My mother had been living in an apartment in Alamo Heights and wanted to live in the country. I encouraged her to build a place at the farm and she did. All the rock for the place was quarried from our place. She got a sheepdog she named Pody and she dearly loved living out there. She was an environmentalist and very politically liberal. I have always been a conservative and more to the right politically so we did not discuss politics too much.
She was committed to her causes and one story about her is worth telling. The farm was on a road called “The Scenic Loop.” People would take a Sunday drive out of San Antonio and make the Scenic Loop and enjoy the trees, the creeks and the wildlife. The county decided the road needed to be straight through without all the bends and curves, taking out centuries old trees.
Mom and others protested to no avail. The morning the big bulldozer was unloaded the operator found this lady standing in front of the first tree to be dozed. It was my Mom. The dozer operator pleaded with her but she would not move. The county commissioner came out and pleaded with her but she would not move. They all went back to San Antonio and had more meetings. The final upshot of the deal is they cancelled the plan to bulldoze the trees. The Scenic Loop is still a beautiful winding road to this day.
We grew clover at the farm, and I had a deal with a beekeeper from Nebraska who would bring a big truckload of beehives to our farm each year. He would leave them for the winter. The bees would help with the pollination of the clover, and he would always leave a few gallons of honey when he picked up the bees in the spring.
One fall day, I was painting Mom’s garage on a six-foot ladder. Pody (Mom’s dog) was curled up near me sound asleep. Our Nebraska beekeeper arrives about this time with a big truckload of beehives with a net over the entire load. Our road wound through the oak trees and he was waving to me when one of the limbs snagged the net and tore it down the side. Bees came swarming out by the thousands and they were all over Pody and me. Some got down inside my skivvy shirt and stung me. Pody was yelping so I guess she was getting stung, too. I jumped off the top of the ladder and headed for the back door of Mom’s house. The funny picture was Pody and I fighting each other trying to get through that door at the same time. Once inside there were bees everywhere. Mom had an evaporative cooler that had water running down the excelsior.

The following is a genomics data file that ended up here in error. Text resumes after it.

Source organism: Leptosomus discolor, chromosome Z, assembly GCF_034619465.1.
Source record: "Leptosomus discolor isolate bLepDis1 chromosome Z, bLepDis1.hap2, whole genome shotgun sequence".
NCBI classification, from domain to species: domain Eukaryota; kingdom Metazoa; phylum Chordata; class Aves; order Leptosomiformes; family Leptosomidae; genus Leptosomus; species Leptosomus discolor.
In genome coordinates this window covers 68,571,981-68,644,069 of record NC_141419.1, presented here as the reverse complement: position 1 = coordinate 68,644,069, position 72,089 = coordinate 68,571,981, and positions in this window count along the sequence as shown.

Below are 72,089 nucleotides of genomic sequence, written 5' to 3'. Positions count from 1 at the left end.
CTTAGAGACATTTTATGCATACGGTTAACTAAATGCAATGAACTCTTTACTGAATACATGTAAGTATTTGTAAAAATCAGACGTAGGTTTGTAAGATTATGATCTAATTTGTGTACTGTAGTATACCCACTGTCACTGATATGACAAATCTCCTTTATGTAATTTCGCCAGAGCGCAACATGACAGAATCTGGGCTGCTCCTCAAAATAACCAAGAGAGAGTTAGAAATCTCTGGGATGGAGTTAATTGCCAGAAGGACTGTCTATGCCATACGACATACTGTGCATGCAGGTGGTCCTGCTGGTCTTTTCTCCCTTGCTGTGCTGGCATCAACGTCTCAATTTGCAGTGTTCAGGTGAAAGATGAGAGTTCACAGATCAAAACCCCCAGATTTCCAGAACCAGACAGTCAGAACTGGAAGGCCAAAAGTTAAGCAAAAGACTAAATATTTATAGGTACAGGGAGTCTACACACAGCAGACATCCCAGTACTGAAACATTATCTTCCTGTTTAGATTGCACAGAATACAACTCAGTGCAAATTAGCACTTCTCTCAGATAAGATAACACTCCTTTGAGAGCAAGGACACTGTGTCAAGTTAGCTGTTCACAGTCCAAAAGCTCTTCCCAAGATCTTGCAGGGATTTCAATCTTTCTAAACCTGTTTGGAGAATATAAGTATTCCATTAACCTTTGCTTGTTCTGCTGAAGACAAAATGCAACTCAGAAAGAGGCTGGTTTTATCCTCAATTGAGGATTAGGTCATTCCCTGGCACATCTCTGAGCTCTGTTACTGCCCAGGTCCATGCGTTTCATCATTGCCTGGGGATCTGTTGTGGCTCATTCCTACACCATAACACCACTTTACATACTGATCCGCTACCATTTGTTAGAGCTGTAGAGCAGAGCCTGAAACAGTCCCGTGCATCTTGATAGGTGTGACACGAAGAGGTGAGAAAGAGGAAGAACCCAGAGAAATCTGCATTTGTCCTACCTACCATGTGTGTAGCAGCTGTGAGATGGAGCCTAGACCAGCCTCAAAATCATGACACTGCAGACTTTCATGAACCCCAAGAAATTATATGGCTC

The bees were mad because he had not stopped to water them, and they were frantic for water. When they covered the outside of that cooler the fan would suck them into the house. I felt bad about it, and the poor beekeeper was out there until two or three in the morning with smokers trying to get his bees back into the hives. He lost a lot of bees that night.
I used to enjoy plowing at the farm at Leon Springs. I loved the smell of the newly turned earth. One hot Saturday afternoon I was plowing the front field and had been plowing since early that morning. I only had a few more passes down the middle of the field and I would be through. Each time I made a round a lady fieldlark who had a nest in the middle of the field would put on her show to try and get me away from her nest.
She would flop along the ground with one wing dragging behind her and as I passed and moved on down the field she would return to her nest and settle down on it again. On my final pass she was right in the path I had to plow and as I approached she was frantic as she flopped along the ground giving me the broken wing show.
When I got to about six feet from her I just could not bring myself to plow through her nest so I whipped the tractor around the nest and got back to plowing about six feet beyond it. I watched the nest for the next few weeks and sure enough she hatched out three little ones and my Sudan crop came up all around her before she and her brood left the nest.
Photo of Scenic Loop found here.
Photo of lark found here.